). This finding then led us to investigate our automated SureSelect targeted enrichment process itself. We sequenced a pool of 370 pre-exome enrichment libraries along with their 370 corresponding post-exome enrichment captured libraries. We found that for all samples, the ArtQ scores for both were highly correlated (), indicating that the base changes were already been induced upstream of targeted capture. Because we had streamlined our laboratory processes, the production protocols used to create libraries destined for either targeted capture or whole genome processing were nearly identical. The one exception was the acoustic shearing protocol used to fragment the DNA for either the exome process (a high powered 150-bp fragmentation) or whole genome (a lower powered 500-bp fragmentation) (see Methods).
Figure 4. ArtQ for Pre- versus Post-targeted capture. For a set of 370 samples, both the pre- and post-exome enrichment libraries were sequenced. ArtQ was well correlated (R2 = 0.9957), indicating that the artifactual base changes had already been introduced before (more ...)
To determine whether the 150-bp shearing protocol could be introducing the C > A/G > T artifacts, we took DNA samples that when sequenced previously had low ArtQ scores and made new 150 bp and 500 bp libraries. All other steps in the library preparation protocol were kept the same, and the libraries were sequenced immediately after PCR without any further processing or size selection steps. The sequencing results show a clear and significant increase in the prevalence of the artifact, as measured by ArtQ, when the same samples were sheared using the 150-bp protocol as compared with the 500-bp protocol (). These data provided the first proof that a major contributing source of the artifact was the higher powered 150-bp acoustic shearing protocol used to create these targeted capture libraries.
Figure 5. Comparison of 150-bp versus 500-bp shearing conditions. Average ArtQ scores post-sequencing for the same set of six samples sheared with using both 150-bp and 500-bp Covaris protocols. The 150-bp shear protocol had significantly lower ArtQ values (P < (more ...)
Interaction of shearing protocol with incoming genomic sample quality
Although the 150-bp shearing step was demonstrated to induce these artifacts, we saw that less than a half of all exome samples receiving that 150-bp shearing protocol were significantly affected (), and for samples that traveled together on 96-well plates throughout the entire process, often only a subset of samples would be affected. Moreover, as described in the previous section, we consistently observed that new sequencing libraries made from the same source DNA as a previously affected library were also highly affected at similar ArtQ scores. Taken together, these observations strongly suggested that the 150-bp shearing protocol alone was not sufficient to cause the artifact. Rather, some inherent property of the incoming sample made it more or less susceptible to damage during the 150-bp shearing process.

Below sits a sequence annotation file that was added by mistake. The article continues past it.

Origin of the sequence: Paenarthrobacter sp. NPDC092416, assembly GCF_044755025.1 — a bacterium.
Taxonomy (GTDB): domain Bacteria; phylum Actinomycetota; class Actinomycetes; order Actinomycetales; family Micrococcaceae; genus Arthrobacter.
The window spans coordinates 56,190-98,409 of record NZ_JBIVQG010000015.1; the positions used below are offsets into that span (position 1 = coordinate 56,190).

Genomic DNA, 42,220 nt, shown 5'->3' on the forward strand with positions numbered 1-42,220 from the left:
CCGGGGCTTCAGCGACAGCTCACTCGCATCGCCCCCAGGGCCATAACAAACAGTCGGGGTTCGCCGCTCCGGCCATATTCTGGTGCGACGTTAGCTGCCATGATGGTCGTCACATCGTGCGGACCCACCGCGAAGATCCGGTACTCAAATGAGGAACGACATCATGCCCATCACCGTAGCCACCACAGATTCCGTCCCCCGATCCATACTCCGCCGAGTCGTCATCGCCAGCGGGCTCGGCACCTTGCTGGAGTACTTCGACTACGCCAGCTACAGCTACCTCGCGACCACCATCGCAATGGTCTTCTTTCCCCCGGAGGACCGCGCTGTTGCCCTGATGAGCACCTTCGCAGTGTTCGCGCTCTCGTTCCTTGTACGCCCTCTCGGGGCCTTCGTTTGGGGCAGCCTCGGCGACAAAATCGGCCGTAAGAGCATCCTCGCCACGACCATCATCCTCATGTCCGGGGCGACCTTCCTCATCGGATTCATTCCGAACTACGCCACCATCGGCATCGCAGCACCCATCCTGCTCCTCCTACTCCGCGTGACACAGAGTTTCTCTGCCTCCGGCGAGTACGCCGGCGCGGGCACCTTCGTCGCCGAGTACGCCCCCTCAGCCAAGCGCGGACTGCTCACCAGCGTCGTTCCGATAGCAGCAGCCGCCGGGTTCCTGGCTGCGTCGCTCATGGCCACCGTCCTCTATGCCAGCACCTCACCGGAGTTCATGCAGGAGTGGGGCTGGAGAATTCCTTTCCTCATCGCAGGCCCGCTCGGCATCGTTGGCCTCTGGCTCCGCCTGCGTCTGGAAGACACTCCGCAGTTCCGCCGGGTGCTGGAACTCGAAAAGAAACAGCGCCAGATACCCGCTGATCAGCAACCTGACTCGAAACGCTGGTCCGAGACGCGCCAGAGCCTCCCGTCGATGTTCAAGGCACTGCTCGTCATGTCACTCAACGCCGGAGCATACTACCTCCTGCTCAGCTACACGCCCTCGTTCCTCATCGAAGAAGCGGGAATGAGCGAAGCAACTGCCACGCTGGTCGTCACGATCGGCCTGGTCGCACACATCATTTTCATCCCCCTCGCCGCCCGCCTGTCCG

Within and between each disease project, the rate of artifact prevalence varied widely without any immediately obvious patterns or correlations (). However, for a given disease project, we often receive pre-extracted DNA samples from multiple collaborators or institutions, which we term as separate ‘collection sites’ within a project. These separate laboratories do not necessarily use the same DNA extraction or handling methods. By further separating disease projects into their constituent collections, we observed that the artifact’s prevalence was clustering by DNA collection site (). This finding added credence to our hypothesis that varied upstream extraction methods may be causing a subset of incoming samples to be more susceptible to artifact generation during shearing.
Figure 6. ArtQ by project and collection site within a project. ArtQ scores vary significantly between disease projects, despite consistent protocols and automation used during the targeted capture preparation process. For a subset of six projects shown here receiving (more ...)
Confirmation of DNA oxidation mediated mutation during DNA shearing
We next set out to determine the molecular basis for these artifacts. The fact that these were C > A/G > T transversions and that they occur most frequently in the context of CCG → CAG led us to hypothesis that the cause was oxidation of DNA, specifically the conversion of guanine to 8-oxoG. 8-oxoG is a common lesion in DNA generated via oxidation, and it is known to pair with both cytosine and adenosine during PCR leading to C > A/G > T transversions (26
). Oxidation of guanine to 8-oxogG has also been demonstrated to exhibit a distinct sequence context preference (28–30
) in which the likelihood of a base being targeted for oxidation is highly dependent on both the 5′ and 3′ bases surrounding it, with the CCG/GGC we observed here being the context with the highest oxidation potential in demonstrated in these previous studies. Oxidation of DNA can come from a variety of commonly encountered sources, including DNA extraction methods, long-term storage of DNA in aqueous buffers, heat, exposure to trace metals and sonication (31–37
). During the 150-bp shearing protocol, we observed that the contents of the shearing tube increased in temperature from 10°C to ~30°C, despite being submerged in a 10°C water bath. Conversely, the temperature did not increase during 500-bp shear protocol. The presence of both powerful acoustic sonication energy and heat accumulation provided further indications that the 150-bp shearing protocol could be oxidizing DNA.